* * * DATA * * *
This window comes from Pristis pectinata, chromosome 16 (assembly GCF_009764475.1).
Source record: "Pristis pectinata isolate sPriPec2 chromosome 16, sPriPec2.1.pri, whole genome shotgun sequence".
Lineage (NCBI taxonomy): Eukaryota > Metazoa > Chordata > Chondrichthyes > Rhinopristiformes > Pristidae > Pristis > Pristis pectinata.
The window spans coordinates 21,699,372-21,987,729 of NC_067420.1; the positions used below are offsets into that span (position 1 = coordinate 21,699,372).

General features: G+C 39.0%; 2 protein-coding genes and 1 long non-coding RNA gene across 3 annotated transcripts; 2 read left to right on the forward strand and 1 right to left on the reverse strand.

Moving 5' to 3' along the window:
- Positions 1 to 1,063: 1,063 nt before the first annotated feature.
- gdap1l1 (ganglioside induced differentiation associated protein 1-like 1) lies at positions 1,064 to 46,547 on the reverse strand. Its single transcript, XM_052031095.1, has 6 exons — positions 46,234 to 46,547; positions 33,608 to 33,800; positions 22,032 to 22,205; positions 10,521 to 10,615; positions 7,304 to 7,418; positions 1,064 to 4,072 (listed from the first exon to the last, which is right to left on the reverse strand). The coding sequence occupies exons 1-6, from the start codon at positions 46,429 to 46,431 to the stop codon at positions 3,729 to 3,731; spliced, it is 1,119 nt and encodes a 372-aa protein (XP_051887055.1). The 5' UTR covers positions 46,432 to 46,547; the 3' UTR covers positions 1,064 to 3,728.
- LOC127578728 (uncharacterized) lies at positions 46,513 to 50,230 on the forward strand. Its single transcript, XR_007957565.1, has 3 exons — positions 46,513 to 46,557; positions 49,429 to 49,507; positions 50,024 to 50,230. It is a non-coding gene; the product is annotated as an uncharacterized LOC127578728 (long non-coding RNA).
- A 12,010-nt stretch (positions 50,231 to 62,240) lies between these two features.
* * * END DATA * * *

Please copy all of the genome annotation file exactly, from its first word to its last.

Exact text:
This window comes from Pristis pectinata, chromosome 16 (assembly GCF_009764475.1).
Source record: "Pristis pectinata isolate sPriPec2 chromosome 16, sPriPec2.1.pri, whole genome shotgun sequence".
Lineage (NCBI taxonomy): Eukaryota > Metazoa > Chordata > Chondrichthyes > Rhinopristiformes > Pristidae > Pristis > Pristis pectinata.
The window spans coordinates 21,699,372-21,987,729 of NC_067420.1; the positions used below are offsets into that span (position 1 = coordinate 21,699,372).

General features: G+C 39.0%; 2 protein-coding genes and 1 long non-coding RNA gene across 3 annotated transcripts; 2 read left to right on the forward strand and 1 right to left on the reverse strand.

Moving 5' to 3' along the window:
- Positions 1 to 1,063: 1,063 nt before the first annotated feature.
- gdap1l1 (ganglioside induced differentiation associated protein 1-like 1) lies at positions 1,064 to 46,547 on the reverse strand. Its single transcript, XM_052031095.1, has 6 exons — positions 46,234 to 46,547; positions 33,608 to 33,800; positions 22,032 to 22,205; positions 10,521 to 10,615; positions 7,304 to 7,418; positions 1,064 to 4,072 (listed from the first exon to the last, which is right to left on the reverse strand). The coding sequence occupies exons 1-6, from the start codon at positions 46,429 to 46,431 to the stop codon at positions 3,729 to 3,731; spliced, it is 1,119 nt and encodes a 372-aa protein (XP_051887055.1). The 5' UTR covers positions 46,432 to 46,547; the 3' UTR covers positions 1,064 to 3,728.
- LOC127578728 (uncharacterized) lies at positions 46,513 to 50,230 on the forward strand. Its single transcript, XR_007957565.1, has 3 exons — positions 46,513 to 46,557; positions 49,429 to 49,507; positions 50,024 to 50,230. It is a non-coding gene; the product is annotated as an uncharacterized LOC127578728 (long non-coding RNA).
- A 12,010-nt stretch (positions 50,231 to 62,240) lies between these two features.